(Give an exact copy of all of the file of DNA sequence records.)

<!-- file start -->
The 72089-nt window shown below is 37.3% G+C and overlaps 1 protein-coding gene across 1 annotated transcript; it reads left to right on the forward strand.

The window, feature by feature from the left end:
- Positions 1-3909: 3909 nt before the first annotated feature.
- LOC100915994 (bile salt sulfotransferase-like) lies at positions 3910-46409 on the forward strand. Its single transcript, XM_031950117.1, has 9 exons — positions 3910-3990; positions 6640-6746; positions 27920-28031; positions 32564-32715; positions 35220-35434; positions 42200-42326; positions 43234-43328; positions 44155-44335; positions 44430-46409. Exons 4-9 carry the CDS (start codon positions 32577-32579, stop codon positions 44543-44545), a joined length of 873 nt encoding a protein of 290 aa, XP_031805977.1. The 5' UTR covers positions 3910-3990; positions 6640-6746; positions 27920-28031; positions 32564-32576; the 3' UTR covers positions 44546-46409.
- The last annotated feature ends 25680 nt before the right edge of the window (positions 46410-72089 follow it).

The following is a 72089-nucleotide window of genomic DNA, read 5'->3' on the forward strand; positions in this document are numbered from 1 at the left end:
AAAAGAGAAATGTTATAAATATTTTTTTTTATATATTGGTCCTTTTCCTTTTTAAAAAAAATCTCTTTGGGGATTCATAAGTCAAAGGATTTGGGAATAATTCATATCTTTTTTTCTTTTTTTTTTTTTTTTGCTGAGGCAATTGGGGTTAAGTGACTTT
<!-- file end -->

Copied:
The 72089-nt window shown below is 37.3% G+C and overlaps 1 protein-coding gene across 1 annotated transcript; it reads left to right on the forward strand.

The window, feature by feature from the left end:
- Positions 1-3909: 3909 nt before the first annotated feature.
- LOC100915994 (bile salt sulfotransferase-like) lies at positions 3910-46409 on the forward strand. Its single transcript, XM_031950117.1, has 9 exons — positions 3910-3990; positions 6640-6746; positions 27920-28031; positions 32564-32715; positions 35220-35434; positions 42200-42326; positions 43234-43328; positions 44155-44335; positions 44430-46409. Exons 4-9 carry the CDS (start codon positions 32577-32579, stop codon positions 44543-44545), a joined length of 873 nt encoding a protein of 290 aa, XP_031805977.1. The 5' UTR covers positions 3910-3990; positions 6640-6746; positions 27920-28031; positions 32564-32576; the 3' UTR covers positions 44546-46409.
- The last annotated feature ends 25680 nt before the right edge of the window (positions 46410-72089 follow it).

The following is a 72089-nucleotide window of genomic DNA, read 5'->3' on the forward strand; positions in this document are numbered from 1 at the left end:
AAAAGAGAAATGTTATAAATATTTTTTTTTATATATTGGTCCTTTTCCTTTTTAAAAAAAATCTCTTTGGGGATTCATAAGTCAAAGGATTTGGGAATAATTCATATCTTTTTTTCTTTTTTTTTTTTTTTTGCTGAGGCAATTGGGGTTAAGTGACTTT